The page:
HARARE (Reuters) - Zimbabwean Prime Minister Morgan Tsvangirai left Thursday for North Africa, where analysts said he would meet Libyan leader Muammar Gaddafi to maintain political pressure on President Robert Mugabe to honor their power-sharing accord.
Tsvangirai and his arch-rival Mugabe joined forces nine months ago in a coalition to try to end a decade-long political and economic crisis, but their government has proved shaky because of their failure to agree on the implementation of parts of the unity agreement.
Last month, Tsvangirai’s Movement for Democratic Change (MDC) announced it was “disengaging” from the government but rejoined three weeks later after mediation by the Southern African Development Community (SADC).
The MDC leader said he was going to Morocco for diplomatic engagements and would also meet Gaddafi, chairman of the African Union (AU), during his five-day trip to North Africa.
“The AU is one of the guarantors of the GPA (Global Political Agreement) so I am taking advantage of being in that region to brief the chairman of the AU on the developments in the country, what progress we are making and SADC’s progress in dealing with the outstanding issues,” he told journalists.
Political analysts say Tsvangirai’s talks with the AU chairman will help him to maintain diplomatic pressure on Mugabe to honor the power-sharing agreement. Mugabe and Gaddafi have strong political ties.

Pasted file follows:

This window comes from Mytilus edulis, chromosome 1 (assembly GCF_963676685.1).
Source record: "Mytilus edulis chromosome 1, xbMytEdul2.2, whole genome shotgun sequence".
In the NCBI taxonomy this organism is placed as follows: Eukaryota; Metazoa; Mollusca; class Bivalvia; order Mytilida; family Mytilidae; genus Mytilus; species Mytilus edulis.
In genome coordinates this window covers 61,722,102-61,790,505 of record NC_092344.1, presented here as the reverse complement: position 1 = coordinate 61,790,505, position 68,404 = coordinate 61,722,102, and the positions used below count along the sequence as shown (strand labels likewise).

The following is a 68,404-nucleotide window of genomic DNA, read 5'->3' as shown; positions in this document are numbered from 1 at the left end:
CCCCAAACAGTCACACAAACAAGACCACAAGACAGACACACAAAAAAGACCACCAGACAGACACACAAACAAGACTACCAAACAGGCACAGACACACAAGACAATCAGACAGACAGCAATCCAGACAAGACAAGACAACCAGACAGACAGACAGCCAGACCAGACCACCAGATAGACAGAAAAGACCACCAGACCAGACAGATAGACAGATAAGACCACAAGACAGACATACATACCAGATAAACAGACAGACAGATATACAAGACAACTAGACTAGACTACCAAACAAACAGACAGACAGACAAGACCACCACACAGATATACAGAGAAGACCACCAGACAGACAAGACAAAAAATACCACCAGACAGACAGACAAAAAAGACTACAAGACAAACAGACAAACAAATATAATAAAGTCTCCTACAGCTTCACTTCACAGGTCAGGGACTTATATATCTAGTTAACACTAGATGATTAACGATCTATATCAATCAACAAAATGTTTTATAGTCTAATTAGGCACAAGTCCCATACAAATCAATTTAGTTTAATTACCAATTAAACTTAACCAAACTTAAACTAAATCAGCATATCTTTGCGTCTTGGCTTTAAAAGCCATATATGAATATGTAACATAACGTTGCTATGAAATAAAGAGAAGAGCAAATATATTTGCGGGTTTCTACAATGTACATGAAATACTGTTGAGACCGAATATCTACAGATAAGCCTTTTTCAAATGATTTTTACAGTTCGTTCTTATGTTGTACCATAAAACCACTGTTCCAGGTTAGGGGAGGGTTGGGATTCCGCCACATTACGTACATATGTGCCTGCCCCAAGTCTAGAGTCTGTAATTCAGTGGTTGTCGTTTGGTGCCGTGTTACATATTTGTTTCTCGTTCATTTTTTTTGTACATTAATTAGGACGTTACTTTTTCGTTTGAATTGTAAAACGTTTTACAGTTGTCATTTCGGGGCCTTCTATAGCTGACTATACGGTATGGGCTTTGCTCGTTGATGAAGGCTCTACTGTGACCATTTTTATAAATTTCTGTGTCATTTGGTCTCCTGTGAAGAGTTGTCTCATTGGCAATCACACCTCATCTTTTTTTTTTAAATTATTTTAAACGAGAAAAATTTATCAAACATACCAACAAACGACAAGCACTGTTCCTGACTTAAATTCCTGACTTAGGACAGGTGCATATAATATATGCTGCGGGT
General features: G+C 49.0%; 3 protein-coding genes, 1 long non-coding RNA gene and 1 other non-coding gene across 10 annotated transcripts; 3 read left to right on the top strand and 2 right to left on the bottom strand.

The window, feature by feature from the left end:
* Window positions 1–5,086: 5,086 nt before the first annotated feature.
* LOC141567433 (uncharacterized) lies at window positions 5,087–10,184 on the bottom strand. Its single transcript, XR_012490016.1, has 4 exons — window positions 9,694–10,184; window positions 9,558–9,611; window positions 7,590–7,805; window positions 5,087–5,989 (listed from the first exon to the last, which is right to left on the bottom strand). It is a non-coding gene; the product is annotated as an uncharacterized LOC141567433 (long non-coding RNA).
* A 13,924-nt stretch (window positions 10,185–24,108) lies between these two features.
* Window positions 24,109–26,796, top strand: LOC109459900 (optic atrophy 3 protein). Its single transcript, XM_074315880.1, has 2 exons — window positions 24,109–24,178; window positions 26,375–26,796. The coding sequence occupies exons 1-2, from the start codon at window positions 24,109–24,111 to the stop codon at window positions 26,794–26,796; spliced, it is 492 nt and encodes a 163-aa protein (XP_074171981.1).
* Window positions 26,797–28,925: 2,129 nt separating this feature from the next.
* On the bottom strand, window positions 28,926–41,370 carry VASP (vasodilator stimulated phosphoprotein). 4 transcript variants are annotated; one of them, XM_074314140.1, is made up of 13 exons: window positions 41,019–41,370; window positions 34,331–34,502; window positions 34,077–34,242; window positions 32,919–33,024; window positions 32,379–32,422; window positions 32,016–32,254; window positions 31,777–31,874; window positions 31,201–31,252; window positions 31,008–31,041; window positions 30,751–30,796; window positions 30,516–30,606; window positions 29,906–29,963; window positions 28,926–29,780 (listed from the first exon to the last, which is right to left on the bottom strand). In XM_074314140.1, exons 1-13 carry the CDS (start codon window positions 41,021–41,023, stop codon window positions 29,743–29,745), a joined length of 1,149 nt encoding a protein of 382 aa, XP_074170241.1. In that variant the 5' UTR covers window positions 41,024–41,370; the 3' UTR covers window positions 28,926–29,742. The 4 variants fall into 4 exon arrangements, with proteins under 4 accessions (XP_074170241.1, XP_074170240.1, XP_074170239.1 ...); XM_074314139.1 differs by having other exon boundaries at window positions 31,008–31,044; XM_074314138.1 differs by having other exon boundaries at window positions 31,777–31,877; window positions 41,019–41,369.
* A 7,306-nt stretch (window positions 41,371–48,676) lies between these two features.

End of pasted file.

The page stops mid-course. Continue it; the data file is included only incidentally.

Tsvangirai said Thursday talks between the MDC and Mugabe’s ZANU-PF party would continue to try to solve differences and to meet a December 5 deadline set by the 15-nation
He said he had been invited by Gaddafi and was expecting “significant progress” from the MDC-ZANU-PF talks.
Asked whether the rival Zimbabwean politicians would be able to reach an agreement by the deadline set by SADC, Tsvangirai said: “The deadlines are not set in stone ... the whole urgency of the matter is to rescue the credibility of the inclusive government.”
He added: “I am hoping that by the time I come back there is significant progress.”
Besides refusing to allow some of its members to be sworn into government, the MDC accuses ZANU-PF — which it calls an “arrogant and unreliable partner” — of persecuting its officials and delaying media and constitutional reforms needed for free and fair elections to be held in about two years’ time.
Reporting by Cris Chinaka; Editing by Andrew Dobbie